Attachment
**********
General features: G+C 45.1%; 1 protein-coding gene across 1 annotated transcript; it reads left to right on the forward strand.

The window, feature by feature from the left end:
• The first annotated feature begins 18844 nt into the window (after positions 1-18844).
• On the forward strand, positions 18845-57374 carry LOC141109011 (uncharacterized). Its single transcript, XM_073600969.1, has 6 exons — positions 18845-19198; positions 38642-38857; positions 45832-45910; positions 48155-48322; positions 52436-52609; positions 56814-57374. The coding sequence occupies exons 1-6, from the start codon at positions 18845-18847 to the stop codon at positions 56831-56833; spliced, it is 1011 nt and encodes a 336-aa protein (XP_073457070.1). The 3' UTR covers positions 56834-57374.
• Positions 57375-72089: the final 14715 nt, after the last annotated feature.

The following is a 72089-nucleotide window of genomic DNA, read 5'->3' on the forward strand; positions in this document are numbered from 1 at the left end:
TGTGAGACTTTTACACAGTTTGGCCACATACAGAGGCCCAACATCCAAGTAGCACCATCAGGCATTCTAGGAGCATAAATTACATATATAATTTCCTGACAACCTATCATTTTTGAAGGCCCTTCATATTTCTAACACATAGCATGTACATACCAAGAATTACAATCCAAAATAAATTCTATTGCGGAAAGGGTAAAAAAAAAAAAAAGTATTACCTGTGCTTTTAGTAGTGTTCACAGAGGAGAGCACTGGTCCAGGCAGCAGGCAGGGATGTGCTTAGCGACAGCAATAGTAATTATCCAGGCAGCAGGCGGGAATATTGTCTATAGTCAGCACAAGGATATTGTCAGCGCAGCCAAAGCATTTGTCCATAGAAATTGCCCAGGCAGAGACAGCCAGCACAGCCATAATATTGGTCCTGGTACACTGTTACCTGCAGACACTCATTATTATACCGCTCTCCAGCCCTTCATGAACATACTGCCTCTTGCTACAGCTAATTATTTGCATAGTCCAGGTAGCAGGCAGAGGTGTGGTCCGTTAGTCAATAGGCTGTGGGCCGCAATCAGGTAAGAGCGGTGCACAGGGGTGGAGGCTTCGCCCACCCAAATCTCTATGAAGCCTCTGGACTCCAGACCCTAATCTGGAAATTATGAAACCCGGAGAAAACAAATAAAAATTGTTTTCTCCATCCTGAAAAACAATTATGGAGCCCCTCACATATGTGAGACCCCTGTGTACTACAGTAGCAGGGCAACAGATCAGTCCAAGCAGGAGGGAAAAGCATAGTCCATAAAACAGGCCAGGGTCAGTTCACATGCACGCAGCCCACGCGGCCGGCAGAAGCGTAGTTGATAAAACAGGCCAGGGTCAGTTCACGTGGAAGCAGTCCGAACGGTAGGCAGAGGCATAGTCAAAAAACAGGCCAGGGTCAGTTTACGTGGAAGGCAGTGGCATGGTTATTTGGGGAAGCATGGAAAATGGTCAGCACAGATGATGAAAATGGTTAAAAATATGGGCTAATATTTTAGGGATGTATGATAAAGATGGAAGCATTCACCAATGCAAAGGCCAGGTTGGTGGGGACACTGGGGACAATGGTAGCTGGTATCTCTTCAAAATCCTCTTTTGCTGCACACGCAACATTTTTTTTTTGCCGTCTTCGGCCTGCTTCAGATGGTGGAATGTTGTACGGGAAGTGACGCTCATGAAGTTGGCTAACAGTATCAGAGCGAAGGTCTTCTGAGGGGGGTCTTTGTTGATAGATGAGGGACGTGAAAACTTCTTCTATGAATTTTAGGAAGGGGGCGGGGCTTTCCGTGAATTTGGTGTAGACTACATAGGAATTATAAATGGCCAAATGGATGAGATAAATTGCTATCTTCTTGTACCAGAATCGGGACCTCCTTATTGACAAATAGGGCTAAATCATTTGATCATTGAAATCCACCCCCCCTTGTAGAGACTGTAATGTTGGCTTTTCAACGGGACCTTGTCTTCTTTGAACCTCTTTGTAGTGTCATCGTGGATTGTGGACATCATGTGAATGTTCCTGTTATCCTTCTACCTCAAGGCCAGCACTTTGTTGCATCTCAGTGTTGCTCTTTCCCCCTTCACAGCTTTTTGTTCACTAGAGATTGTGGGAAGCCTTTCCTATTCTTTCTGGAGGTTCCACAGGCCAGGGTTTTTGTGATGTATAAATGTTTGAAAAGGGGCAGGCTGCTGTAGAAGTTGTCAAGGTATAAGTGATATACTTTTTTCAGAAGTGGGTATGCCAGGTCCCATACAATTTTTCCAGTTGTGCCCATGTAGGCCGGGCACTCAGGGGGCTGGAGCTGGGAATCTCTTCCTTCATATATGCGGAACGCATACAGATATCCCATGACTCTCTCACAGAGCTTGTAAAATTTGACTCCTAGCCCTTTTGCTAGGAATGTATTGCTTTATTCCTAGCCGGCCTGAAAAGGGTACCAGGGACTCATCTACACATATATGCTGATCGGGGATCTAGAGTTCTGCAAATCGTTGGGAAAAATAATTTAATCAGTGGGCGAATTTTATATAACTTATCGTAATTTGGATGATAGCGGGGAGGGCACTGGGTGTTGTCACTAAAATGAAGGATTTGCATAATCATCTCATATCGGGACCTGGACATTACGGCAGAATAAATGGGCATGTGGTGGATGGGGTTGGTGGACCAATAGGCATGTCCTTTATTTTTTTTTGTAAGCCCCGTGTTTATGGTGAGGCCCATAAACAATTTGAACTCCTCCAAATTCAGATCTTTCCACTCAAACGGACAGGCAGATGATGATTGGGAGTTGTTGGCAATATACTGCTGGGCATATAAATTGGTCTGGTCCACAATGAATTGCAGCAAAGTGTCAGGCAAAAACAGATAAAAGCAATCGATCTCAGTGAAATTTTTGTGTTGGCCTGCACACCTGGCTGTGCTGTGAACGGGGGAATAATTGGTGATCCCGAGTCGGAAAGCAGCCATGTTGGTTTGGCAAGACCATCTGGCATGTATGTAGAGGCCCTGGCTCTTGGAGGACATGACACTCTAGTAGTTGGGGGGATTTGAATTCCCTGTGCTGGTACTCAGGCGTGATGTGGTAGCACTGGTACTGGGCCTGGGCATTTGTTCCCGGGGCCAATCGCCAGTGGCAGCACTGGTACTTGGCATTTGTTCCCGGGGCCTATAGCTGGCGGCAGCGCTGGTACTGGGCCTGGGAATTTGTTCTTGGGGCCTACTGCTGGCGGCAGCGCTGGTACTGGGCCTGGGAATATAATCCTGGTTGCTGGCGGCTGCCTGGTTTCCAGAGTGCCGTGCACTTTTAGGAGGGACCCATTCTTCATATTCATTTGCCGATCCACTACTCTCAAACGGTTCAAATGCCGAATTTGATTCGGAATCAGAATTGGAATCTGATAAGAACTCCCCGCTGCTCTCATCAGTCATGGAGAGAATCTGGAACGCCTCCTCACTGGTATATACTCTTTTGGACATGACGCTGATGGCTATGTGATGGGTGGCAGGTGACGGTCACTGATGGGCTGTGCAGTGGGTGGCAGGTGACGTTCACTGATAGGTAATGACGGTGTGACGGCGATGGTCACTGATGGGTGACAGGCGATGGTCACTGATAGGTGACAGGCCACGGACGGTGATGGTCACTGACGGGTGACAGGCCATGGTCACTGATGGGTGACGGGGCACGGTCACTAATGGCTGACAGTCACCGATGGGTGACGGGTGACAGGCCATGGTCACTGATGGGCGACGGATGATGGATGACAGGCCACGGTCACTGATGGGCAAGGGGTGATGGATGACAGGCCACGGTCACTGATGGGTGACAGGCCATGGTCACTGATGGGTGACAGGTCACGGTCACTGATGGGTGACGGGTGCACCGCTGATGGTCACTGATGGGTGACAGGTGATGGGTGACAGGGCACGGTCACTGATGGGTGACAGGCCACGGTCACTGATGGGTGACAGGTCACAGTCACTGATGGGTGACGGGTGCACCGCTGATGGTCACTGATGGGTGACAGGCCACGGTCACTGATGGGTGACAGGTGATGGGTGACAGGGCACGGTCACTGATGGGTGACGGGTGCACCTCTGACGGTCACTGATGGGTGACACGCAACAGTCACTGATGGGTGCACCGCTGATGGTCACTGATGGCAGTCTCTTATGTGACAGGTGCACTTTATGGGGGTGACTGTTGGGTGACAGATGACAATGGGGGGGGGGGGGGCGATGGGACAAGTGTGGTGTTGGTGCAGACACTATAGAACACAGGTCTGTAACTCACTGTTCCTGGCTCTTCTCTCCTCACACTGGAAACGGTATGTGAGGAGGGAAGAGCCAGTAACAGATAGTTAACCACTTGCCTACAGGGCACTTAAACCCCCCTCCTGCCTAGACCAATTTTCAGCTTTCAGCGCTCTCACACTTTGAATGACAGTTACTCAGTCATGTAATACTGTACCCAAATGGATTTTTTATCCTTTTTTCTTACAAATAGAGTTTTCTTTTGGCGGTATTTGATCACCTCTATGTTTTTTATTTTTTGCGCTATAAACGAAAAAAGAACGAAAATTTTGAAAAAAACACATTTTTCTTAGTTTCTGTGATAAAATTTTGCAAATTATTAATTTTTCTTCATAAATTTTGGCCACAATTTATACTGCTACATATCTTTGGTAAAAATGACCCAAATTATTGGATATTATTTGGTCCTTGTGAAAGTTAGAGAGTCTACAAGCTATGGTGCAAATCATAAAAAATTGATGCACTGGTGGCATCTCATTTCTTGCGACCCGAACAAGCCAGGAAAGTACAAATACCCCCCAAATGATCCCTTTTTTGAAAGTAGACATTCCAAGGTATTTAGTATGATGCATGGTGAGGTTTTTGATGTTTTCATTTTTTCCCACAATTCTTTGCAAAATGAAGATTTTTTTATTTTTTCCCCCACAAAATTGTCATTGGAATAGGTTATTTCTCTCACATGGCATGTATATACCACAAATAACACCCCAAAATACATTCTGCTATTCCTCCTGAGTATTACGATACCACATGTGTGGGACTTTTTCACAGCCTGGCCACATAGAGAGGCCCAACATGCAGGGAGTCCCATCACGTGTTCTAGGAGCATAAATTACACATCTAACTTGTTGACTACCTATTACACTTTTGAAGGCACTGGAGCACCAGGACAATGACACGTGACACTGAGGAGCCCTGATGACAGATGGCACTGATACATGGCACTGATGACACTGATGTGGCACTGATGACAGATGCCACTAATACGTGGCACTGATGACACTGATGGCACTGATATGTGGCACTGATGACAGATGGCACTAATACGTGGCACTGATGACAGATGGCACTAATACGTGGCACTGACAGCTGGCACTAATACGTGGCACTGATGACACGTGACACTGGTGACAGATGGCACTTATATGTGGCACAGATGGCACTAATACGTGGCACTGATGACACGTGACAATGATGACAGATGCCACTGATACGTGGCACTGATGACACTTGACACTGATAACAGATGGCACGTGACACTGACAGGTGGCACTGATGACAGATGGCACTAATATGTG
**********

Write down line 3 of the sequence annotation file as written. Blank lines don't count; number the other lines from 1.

• The first annotated feature begins 18844 nt into the window (after positions 1-18844).